Weathering the financial storm

Consumers are following the financial news closely and many feel that the proverbial "rainy day" has arrived. Loretta Abrams, senior vice president of Consumer Affairs, HSBC – North America, suggests the following steps to help weather the storm.

Know your current credit condition: Sunny and clear? Partly cloudy? Raining?

· Many lenders have adopted more stringent underwriting guidelines, so a strong, healthy credit score is more important than ever. Aim for a score of 700 or better.

· Look for and correct any errors on your credit report. Inaccurate information may negatively impact your score.

· Look for any indication of fraud or identity theft. Take immediate action to protect your credit history.

· Verify your account balances and your credit limits.

· Take steps to maintain and improve your score –

Pay all bills on time, even if you only pay the minimum. Don't max out your credit cards (maintain balances at 30 percent or 40 percent of maximum). Don't open credit that you don't need.

Federal law provides that each consumer may receive one free credit report annually, from each of the three credit reporting agencies. Request your free credit report at or call 1-877-322-8228.

Bring out your rain gear -- protect your credit and your identity

You should be especially vigilant to protect yourself from schemers, scammers and identity thieves:

· Never provide your personal identifying information to anyone that you did not contact

· Never pay anyone to "stop your foreclosure" or "clean up your credit report."

· Never transfer title to your property to a third party to "avoid foreclosure."

· Carefully review every bank statement, credit card billing statement for signs of unauthorized use or fraudulent activity.

· Shred any personal documents before discarding.

· Don't care more than one credit card; store your financial and personal documents in a secure and protected location.

Check the forecast

· Develop a budget plan for now and the future.

· Look for ways to save on routine expenses: shop the sales, clip coupons, and take advantage of free services.

· Contact your lenders if you anticipate future financial difficulties (resetting ARM mortgage, upcoming seasonal layoff, temporary disability).

· Contact the Chicago non-emergency hotline (311) and asked to talk with a counselor to help you with budgeting.

Build your storm shelter - even in the toughest of times, it's important to have a plan for saving.

· Build or bulk up your emergency fund – Experts suggest that your emergency fund should cover 3 to 6 months of expenses.

· Do not touch your retirement fund. Continue to put money in your 401(K) or other retirement plan. Seek advice from your company's benefit department or your financial planner regarding any needed adjustments.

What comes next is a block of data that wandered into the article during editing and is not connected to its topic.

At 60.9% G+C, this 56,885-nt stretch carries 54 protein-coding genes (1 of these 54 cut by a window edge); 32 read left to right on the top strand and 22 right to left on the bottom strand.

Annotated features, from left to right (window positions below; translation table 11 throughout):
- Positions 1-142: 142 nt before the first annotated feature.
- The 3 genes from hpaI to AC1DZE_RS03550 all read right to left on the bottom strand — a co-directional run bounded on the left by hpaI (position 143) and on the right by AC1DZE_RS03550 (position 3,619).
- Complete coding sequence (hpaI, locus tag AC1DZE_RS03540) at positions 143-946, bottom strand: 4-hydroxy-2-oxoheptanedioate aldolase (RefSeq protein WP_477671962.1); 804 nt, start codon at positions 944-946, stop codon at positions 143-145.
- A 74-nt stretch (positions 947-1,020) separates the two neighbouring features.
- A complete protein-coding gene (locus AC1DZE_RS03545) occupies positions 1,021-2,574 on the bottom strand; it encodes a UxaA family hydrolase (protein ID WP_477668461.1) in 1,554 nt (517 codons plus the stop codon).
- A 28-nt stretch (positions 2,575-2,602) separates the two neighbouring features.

· Make sure you have adequate insurance protection – life, health, disability, property, auto, etc.

· Plan to eliminate or pay down debt. If possible, aim to pay more than the minimum amount for your loans, especially credit cards to avoid the high interests. Prioritize paying down debt and pay credit card that has the highest interest rate.

A Credit Score Primer from

Your credit report is unique and, in some cases, quite lengthy. While it's a helpful tool for a potential lender, credit reports can take a long time to analyze. That can postpone a lending decision, which usually isn't good either for you or the lender. Credit scores were developed to help speed up the lending-decision process, as well as to help ensure credit reports are analyzed consistently.

A credit score assigns a number to your creditworthiness — based on your credit history. The calculations are complex and take into account a number of related factors. Typically, credit scores range from 300 to 850, though different companies use different scoring models and the ranges vary slightly. The better your credit history, the higher your credit score, and the more likely you are to be approved for credit or offered a favorable interest rate.

Nowadays, potential employers evaluating you for a position that requires a high degree of responsibility and organizational skills, or employers that require their employees to be bonded can also view your credit history. This means that a negative history might affect your chances of getting a job. Insurance companies, landlords and cell phone companies may also view your credit report, and might deny you services if your history isn't favorable.

Your credit score is typically based on:

  • Whether you made payments on time: if you've been late with payments, your score will be lower (35 percent)

  • The total balance you owe compared to your available credit : the larger the balance, the lower your credit score (30 percent)

  • How long you've had a credit history : the longer your history, the better your score (15 percent)

  • How much new credit you have : a lot of new credit lines or even requests for credit, known as inquiries, can lower your score (10 percent)

  • The kinds of credit you have: lenders like to see experience with both revolving credit, such as credit cards, and installment debt such as auto loans or mortgages (10 percent)

    Your payment history, or whether you make payments on time, weighs most heavily when your credit score is calculated. That's why it's so important to avoid making late payments. Even one or two slip-ups can lower your score.

    Take advantage of free resources on, available in both Spanish and English, to find information that will help you manage your finances.

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